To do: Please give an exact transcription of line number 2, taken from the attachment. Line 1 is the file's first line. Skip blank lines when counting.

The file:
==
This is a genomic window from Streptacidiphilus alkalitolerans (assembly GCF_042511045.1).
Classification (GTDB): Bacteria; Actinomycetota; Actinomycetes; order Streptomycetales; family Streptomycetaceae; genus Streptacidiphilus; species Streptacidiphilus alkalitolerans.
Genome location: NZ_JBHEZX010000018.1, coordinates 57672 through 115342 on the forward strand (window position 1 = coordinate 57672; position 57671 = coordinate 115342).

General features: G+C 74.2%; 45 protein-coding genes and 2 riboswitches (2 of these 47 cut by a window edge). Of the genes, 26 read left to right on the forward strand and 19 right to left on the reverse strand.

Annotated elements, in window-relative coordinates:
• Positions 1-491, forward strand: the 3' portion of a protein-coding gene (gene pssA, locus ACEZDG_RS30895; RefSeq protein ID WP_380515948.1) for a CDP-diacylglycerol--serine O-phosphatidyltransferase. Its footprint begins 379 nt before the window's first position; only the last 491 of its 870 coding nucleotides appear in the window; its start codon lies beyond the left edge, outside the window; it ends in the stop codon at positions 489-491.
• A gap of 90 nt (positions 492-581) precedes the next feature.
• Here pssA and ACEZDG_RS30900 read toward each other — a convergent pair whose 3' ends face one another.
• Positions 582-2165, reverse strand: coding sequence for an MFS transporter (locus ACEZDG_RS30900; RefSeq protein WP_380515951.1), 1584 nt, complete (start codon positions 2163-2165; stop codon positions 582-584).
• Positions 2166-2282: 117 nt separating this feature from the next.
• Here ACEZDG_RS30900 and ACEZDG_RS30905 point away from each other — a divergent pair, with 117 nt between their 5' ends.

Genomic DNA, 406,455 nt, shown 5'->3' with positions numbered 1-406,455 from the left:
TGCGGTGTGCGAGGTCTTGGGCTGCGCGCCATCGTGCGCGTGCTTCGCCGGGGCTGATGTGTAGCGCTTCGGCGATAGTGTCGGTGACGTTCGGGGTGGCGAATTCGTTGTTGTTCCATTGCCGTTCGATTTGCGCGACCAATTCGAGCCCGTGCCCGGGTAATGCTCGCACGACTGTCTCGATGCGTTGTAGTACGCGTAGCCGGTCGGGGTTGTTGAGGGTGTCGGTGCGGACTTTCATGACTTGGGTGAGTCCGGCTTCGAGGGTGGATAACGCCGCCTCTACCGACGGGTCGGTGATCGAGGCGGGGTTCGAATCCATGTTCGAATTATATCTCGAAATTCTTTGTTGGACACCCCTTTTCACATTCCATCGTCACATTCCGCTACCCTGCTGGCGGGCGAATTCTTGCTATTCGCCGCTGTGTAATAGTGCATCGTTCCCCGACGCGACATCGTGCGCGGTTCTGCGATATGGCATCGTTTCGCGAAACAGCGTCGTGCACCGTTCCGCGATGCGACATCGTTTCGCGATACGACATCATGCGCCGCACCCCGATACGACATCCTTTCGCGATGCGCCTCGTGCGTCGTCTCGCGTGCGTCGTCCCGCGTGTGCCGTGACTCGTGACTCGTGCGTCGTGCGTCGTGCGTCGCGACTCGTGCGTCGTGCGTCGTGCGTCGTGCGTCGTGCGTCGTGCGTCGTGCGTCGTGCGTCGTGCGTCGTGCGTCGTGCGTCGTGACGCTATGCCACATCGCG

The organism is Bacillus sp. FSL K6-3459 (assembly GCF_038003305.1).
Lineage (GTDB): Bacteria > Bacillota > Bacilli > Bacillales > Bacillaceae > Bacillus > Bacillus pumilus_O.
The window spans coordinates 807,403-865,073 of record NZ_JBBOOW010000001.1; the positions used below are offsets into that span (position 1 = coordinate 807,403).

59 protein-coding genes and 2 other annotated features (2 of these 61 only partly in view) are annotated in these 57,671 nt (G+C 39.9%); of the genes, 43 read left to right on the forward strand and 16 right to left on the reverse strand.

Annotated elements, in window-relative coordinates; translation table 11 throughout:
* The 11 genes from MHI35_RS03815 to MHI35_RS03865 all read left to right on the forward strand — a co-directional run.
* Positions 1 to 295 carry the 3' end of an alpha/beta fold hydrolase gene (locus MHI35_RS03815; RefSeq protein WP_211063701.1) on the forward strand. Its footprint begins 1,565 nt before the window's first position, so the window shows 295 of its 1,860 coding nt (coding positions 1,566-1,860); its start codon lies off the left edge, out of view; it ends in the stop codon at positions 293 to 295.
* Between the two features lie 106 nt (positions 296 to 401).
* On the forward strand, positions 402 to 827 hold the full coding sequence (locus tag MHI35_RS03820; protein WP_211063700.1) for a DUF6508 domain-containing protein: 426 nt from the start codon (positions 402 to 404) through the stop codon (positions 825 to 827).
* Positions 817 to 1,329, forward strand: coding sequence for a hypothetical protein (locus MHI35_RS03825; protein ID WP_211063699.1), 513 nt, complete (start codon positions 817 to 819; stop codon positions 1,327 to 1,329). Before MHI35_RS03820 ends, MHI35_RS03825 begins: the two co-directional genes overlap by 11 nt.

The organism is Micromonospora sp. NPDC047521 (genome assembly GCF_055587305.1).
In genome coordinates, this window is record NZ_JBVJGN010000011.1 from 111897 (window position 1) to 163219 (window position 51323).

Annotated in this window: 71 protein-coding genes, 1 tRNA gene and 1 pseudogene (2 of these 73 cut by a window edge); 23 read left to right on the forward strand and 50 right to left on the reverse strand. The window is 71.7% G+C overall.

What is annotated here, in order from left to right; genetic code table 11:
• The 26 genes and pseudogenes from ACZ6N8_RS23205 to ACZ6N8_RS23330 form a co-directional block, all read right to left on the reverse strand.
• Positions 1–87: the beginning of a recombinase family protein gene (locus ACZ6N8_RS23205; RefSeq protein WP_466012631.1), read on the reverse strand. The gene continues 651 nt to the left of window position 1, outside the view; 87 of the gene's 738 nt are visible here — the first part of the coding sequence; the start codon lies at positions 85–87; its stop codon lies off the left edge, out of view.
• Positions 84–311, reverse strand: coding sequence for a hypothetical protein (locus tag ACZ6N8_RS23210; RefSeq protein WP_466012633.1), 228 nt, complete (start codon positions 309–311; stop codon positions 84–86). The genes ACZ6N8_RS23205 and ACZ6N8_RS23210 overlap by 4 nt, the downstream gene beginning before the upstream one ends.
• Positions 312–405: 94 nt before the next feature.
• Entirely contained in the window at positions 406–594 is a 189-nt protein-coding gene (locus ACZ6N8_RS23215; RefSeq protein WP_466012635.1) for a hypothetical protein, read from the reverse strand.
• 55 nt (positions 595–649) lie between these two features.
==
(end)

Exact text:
Classification (GTDB): Bacteria; Actinomycetota; Actinomycetes; order Streptomycetales; family Streptomycetaceae; genus Streptacidiphilus; species Streptacidiphilus alkalitolerans.